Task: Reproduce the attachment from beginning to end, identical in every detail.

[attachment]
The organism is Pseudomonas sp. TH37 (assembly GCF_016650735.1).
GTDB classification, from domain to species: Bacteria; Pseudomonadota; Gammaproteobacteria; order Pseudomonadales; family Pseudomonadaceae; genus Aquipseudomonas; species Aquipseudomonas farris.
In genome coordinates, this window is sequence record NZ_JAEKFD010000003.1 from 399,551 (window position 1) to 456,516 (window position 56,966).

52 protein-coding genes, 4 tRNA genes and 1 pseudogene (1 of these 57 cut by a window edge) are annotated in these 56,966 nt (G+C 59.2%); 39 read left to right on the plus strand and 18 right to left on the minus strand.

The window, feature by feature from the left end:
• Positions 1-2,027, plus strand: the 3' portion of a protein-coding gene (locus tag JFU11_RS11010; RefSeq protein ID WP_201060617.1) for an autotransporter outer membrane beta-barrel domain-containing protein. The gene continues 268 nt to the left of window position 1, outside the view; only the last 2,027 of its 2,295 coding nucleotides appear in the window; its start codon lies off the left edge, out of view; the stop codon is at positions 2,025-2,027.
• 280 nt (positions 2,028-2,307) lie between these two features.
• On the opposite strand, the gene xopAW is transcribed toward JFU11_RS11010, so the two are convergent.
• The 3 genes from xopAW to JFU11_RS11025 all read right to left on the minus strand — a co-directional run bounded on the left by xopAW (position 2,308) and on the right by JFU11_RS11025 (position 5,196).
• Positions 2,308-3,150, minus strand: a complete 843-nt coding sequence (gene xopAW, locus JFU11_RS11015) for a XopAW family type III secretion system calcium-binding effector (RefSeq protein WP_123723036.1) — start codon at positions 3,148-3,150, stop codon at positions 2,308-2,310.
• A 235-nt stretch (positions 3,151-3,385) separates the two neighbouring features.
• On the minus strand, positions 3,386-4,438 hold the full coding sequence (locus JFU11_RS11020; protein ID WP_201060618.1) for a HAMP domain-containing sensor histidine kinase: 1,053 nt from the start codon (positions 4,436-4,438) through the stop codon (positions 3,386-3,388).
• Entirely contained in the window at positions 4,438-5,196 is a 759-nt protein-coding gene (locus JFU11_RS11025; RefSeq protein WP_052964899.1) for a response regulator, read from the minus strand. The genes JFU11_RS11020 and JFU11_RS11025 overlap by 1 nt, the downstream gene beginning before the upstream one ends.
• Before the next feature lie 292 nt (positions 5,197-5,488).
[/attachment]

The organism is Pseudomonas sp. TH37 (assembly GCF_016650735.1).
GTDB classification, from domain to species: Bacteria; Pseudomonadota; Gammaproteobacteria; order Pseudomonadales; family Pseudomonadaceae; genus Aquipseudomonas; species Aquipseudomonas farris.
In genome coordinates, this window is sequence record NZ_JAEKFD010000003.1 from 399,551 (window position 1) to 456,516 (window position 56,966).

52 protein-coding genes, 4 tRNA genes and 1 pseudogene (1 of these 57 cut by a window edge) are annotated in these 56,966 nt (G+C 59.2%); 39 read left to right on the plus strand and 18 right to left on the minus strand.

The window, feature by feature from the left end:
• Positions 1-2,027, plus strand: the 3' portion of a protein-coding gene (locus tag JFU11_RS11010; RefSeq protein ID WP_201060617.1) for an autotransporter outer membrane beta-barrel domain-containing protein. The gene continues 268 nt to the left of window position 1, outside the view; only the last 2,027 of its 2,295 coding nucleotides appear in the window; its start codon lies off the left edge, out of view; the stop codon is at positions 2,025-2,027.
• 280 nt (positions 2,028-2,307) lie between these two features.
• On the opposite strand, the gene xopAW is transcribed toward JFU11_RS11010, so the two are convergent.
• The 3 genes from xopAW to JFU11_RS11025 all read right to left on the minus strand — a co-directional run bounded on the left by xopAW (position 2,308) and on the right by JFU11_RS11025 (position 5,196).
• Positions 2,308-3,150, minus strand: a complete 843-nt coding sequence (gene xopAW, locus JFU11_RS11015) for a XopAW family type III secretion system calcium-binding effector (RefSeq protein WP_123723036.1) — start codon at positions 3,148-3,150, stop codon at positions 2,308-2,310.
• A 235-nt stretch (positions 3,151-3,385) separates the two neighbouring features.
• On the minus strand, positions 3,386-4,438 hold the full coding sequence (locus JFU11_RS11020; protein ID WP_201060618.1) for a HAMP domain-containing sensor histidine kinase: 1,053 nt from the start codon (positions 4,436-4,438) through the stop codon (positions 3,386-3,388).
• Entirely contained in the window at positions 4,438-5,196 is a 759-nt protein-coding gene (locus JFU11_RS11025; RefSeq protein WP_052964899.1) for a response regulator, read from the minus strand. The genes JFU11_RS11020 and JFU11_RS11025 overlap by 1 nt, the downstream gene beginning before the upstream one ends.
• Before the next feature lie 292 nt (positions 5,197-5,488).